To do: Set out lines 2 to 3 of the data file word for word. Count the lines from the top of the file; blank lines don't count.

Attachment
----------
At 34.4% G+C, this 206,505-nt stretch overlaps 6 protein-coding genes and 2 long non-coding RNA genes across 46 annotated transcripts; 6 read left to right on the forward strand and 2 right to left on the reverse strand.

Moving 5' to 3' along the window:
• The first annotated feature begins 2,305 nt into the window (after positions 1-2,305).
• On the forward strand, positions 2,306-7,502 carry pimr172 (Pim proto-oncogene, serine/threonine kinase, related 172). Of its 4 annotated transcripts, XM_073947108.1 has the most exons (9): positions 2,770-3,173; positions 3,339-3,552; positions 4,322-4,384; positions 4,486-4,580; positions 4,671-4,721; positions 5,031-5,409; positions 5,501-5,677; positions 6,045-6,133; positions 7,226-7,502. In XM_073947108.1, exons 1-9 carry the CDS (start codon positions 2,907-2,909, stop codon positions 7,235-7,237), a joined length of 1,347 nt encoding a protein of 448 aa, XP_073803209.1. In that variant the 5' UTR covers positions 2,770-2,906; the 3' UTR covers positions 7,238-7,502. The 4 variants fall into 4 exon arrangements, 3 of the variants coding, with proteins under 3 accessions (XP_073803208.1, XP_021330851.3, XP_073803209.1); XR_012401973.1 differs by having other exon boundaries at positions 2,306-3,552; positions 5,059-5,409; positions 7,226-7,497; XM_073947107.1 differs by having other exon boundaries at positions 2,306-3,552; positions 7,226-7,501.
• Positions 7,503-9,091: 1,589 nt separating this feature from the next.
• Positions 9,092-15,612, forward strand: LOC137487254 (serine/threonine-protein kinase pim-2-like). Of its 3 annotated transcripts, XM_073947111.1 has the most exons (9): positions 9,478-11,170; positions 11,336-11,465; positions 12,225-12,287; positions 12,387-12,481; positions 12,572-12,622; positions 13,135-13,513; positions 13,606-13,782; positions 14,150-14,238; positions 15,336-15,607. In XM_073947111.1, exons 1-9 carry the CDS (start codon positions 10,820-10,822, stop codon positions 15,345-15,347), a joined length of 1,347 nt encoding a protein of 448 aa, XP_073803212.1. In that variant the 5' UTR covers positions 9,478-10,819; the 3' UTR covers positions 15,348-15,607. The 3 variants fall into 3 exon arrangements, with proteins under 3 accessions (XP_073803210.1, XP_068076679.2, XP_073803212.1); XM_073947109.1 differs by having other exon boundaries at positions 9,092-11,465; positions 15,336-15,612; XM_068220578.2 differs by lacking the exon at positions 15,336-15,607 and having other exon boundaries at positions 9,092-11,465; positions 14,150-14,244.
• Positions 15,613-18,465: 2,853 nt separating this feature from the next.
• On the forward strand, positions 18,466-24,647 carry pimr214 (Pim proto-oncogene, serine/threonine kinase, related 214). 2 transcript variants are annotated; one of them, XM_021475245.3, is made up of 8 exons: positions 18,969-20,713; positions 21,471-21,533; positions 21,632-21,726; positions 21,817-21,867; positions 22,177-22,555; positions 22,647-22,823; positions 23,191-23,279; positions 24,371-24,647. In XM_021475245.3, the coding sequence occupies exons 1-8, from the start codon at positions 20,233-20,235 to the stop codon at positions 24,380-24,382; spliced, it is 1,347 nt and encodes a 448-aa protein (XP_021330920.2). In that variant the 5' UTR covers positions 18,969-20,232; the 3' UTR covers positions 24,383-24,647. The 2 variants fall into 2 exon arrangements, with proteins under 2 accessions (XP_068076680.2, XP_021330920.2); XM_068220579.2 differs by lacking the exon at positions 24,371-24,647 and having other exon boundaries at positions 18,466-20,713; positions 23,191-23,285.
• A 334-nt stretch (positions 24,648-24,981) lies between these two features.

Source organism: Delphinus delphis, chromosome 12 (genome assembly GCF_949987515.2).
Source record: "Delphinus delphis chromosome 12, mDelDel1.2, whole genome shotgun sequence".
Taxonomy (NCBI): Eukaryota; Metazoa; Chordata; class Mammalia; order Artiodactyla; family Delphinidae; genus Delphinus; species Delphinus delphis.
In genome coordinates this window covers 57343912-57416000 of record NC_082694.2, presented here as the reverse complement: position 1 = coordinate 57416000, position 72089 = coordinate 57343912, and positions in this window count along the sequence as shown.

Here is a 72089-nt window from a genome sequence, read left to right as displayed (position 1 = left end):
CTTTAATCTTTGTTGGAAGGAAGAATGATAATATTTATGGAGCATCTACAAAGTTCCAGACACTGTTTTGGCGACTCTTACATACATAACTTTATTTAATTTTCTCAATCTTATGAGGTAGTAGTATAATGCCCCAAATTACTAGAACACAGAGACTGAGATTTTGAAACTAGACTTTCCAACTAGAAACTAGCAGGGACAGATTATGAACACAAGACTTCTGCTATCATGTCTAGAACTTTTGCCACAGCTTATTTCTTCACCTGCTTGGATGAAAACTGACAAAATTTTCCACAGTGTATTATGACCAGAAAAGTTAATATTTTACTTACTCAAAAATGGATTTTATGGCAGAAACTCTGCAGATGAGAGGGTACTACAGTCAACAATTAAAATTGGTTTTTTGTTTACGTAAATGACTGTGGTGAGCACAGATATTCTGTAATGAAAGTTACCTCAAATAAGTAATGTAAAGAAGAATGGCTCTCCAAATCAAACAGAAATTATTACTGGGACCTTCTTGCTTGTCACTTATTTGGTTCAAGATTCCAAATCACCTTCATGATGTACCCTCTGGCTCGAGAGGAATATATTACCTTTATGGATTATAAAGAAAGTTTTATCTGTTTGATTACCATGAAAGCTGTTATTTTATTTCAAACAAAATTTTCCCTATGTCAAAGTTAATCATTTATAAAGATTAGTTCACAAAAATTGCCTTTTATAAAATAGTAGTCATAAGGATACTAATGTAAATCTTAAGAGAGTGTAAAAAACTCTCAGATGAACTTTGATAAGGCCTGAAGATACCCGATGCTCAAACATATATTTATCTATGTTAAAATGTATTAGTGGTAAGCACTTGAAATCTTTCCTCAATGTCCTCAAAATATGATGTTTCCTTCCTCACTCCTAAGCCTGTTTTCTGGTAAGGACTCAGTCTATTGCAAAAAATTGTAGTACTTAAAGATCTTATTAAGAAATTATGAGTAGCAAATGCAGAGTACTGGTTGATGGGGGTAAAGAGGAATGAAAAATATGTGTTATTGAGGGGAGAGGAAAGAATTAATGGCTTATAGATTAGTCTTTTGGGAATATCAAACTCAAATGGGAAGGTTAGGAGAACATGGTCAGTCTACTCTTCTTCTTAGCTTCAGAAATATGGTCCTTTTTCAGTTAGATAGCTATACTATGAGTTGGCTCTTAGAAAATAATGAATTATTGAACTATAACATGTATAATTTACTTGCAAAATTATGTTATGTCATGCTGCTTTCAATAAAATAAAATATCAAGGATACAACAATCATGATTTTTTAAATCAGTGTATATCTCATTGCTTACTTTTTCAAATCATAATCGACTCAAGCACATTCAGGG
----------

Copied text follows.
Moving 5' to 3' along the window:
• The first annotated feature begins 2,305 nt into the window (after positions 1-2,305).